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Col. Michael Tremblay’s two-year tenure as Camp Humphreys’ commander came to a close Tuesday, June 15, 2021, during an emotional ceremony at a base fitness center.
Col. Michael Tremblay’s two-year tenure as Camp Humphreys’ commander came to a close Tuesday, June 15, 2021, during an emotional ceremony at a base fitness center. (Matthew Marcellus/U.S. Army)

CAMP HUMPHREYS, South Korea — The U.S. military’s largest overseas base has bid farewell to a leader whose swift and strict response in the early days of the coronavirus pandemic reverberated to installations worldwide.

Col. Michael Tremblay’s two-year tenure as Camp Humphreys’ commander came to a close Tuesday during an emotional ceremony at a base fitness center. His next assignment is at Fort Benning, Ga., where he’ll serve as chief of staff.

Humphreys, 40 miles south of Seoul, is home to about 35,500 personnel and headquarters for U.S. Forces Korea, Eighth Army and the 2nd Infantry Division.

The garrison’s new commander, Col. Seth Graves, comes to the peninsula from Brussels, where he served as deputy chief of staff, support, for the U.S. military delegation to NATO.

A 2nd Infantry Division soldier checks for a temperature at Camp Humphreys, South Korea, Feb. 26, 2020.
A 2nd Infantry Division soldier checks for a temperature at Camp Humphreys, South Korea, Feb. 26, 2020. (Matthew Keeler/Stars and Stripes)

Tremblay’s term began seven months before South Korea reported its first COVID-19 patient on Jan. 20, 2020. A month later, the U.S. military confirmed its first-ever positive case, a soldier assigned to Daegu Garrison, about 100 miles southeast of Humphreys.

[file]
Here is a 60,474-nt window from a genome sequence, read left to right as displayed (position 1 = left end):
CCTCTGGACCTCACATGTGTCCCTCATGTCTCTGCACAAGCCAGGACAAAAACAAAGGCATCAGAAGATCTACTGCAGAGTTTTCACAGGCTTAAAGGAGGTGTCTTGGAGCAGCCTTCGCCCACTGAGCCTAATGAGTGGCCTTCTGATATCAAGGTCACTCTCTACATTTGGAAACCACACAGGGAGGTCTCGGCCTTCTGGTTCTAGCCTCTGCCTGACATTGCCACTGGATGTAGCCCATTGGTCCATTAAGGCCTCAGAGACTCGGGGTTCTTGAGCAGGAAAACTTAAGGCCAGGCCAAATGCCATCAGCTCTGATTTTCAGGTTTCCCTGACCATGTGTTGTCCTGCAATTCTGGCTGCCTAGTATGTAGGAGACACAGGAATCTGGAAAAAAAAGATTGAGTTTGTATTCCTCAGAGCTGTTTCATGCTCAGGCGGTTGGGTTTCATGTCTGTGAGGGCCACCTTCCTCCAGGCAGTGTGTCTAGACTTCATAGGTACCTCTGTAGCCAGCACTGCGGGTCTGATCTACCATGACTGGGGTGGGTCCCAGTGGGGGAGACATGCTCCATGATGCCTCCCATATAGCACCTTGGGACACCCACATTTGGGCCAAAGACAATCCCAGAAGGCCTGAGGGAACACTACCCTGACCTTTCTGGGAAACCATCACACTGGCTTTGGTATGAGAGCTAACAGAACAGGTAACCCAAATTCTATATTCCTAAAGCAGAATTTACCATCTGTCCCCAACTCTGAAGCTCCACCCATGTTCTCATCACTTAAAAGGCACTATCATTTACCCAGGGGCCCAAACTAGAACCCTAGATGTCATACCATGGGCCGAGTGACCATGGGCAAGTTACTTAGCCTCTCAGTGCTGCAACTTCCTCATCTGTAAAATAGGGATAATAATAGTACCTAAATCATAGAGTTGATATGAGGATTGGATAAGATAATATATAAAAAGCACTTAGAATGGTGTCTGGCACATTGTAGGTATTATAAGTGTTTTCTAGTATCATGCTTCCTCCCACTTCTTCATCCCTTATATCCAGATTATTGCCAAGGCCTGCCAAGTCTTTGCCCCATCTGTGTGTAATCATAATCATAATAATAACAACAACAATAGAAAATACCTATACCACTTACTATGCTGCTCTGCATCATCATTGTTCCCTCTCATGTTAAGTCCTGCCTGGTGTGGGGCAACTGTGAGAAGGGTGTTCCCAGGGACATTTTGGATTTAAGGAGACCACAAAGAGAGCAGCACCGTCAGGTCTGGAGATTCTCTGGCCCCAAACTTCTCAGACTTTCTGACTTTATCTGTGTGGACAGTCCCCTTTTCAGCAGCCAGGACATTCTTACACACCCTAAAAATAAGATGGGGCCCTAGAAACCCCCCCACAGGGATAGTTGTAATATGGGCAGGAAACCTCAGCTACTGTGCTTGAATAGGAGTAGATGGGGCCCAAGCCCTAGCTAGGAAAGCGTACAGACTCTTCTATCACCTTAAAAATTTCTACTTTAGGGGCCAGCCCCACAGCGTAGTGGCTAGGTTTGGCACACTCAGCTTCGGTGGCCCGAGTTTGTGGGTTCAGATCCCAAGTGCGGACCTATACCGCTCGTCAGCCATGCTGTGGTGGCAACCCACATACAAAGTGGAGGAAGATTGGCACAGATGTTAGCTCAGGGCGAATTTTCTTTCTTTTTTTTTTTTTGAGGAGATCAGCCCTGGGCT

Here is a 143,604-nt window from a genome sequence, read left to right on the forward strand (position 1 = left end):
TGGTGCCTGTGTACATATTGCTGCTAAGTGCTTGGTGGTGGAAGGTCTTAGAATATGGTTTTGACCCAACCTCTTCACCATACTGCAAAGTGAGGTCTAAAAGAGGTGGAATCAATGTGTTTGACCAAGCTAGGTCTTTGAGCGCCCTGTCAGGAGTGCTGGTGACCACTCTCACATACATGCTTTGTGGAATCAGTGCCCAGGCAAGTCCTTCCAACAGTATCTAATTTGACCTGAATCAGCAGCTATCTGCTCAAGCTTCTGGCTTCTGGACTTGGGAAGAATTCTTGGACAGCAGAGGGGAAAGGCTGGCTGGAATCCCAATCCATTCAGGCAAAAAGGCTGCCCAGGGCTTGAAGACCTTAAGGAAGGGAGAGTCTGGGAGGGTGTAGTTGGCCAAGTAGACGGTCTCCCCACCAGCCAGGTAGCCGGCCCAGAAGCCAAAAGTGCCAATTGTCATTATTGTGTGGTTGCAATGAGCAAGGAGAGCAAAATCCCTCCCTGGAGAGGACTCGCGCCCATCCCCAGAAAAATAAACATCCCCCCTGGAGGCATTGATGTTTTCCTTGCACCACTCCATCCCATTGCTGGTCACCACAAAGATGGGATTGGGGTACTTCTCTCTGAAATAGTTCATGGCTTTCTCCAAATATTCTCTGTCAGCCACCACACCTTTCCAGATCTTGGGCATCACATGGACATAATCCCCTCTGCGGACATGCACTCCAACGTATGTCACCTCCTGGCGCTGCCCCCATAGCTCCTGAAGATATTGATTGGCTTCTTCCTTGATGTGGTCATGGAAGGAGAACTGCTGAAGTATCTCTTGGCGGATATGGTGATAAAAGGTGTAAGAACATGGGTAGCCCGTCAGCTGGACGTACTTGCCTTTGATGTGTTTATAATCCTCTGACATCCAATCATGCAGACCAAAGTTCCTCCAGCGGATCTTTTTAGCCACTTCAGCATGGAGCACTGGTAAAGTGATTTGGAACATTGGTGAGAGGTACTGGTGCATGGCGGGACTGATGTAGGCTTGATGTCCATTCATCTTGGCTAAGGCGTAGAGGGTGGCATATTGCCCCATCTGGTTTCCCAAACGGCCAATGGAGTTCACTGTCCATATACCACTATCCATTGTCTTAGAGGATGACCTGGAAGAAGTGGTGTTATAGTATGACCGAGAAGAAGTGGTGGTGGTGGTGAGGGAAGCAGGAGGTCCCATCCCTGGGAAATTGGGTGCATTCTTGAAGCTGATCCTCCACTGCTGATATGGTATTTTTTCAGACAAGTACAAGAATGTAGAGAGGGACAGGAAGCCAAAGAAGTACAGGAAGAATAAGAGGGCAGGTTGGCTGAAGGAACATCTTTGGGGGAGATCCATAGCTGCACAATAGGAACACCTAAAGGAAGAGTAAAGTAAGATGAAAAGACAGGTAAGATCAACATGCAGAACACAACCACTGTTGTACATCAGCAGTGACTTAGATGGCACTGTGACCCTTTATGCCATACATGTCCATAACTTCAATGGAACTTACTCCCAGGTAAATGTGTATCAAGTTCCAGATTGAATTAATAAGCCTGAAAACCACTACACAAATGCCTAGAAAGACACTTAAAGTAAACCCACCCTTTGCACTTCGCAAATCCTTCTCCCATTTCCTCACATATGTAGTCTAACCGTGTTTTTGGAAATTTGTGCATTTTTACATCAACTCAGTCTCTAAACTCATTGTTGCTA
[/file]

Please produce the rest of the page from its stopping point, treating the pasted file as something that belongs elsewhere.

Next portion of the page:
“This might be a larger problem,” Tremblay told Stars and Stripes on Friday, recounting conversations with other senior leaders at the pandemic’s start. “When we first got a positive service member, which was the first in the world, we said, ‘OK, it’s really, really serious.’”

Tremblay oversaw Humphreys’ lockdown as the garrison took unprecedented steps to mitigate the virus’ spread.

In the early days of the pandemic, several quarantine facilities were built on base and thousands of soldiers’ duties were reassigned to support the response. For example, about 1,000 troops manned the front gates to provide testing and redirect traffic.

“Everybody’s singular focus from then on was, ‘How do we get this from getting inside,’” Tremblay said. “We quickly ramped up the things that we were doing. For those three months, we did nothing but 24-hour operations, continuously coming up with new processes.”

Tremblay said he did not leave Camp Humphreys for the first 102 days of the pandemic.

“We were just trying to keep up,” he said.

Excluding military personnel who tested positive soon after arriving in South Korea, only 43 local cases at Camp Humphreys have been recorded so far, U.S. Forces Korea spokesperson Col. Lee Peters told Stars and Stripes in an email on Friday.

Tremblay’s strict, early response reverberated beyond the peninsula. USFK, with Tremblay’s help, drafted “The Playbook,” a 70-page guide on limiting COVID-19’s spread, which was later submitted to the Pentagon and distributed throughout Army installations in the United States.

Command Sgt. Maj. Benjamin Lemon Jr., in an email Saturday, said Tremblay’s approach was “exactly what Camp Humphreys needed to get our service members, civilians, and families through the toughest part of this global event.”

Graves, during Tuesday’s ceremony, told Tremblay he had “much to be proud of” and that he’s leaving “extremely large boots to fill.”

“I look forward to continuing the great work that you and this garrison team have done,” he said. “And rest assured, as you take your foot off the gas … I’ll be right behind you to put mine on.”

choi.david@stripes.com

Twitter: @choibboy

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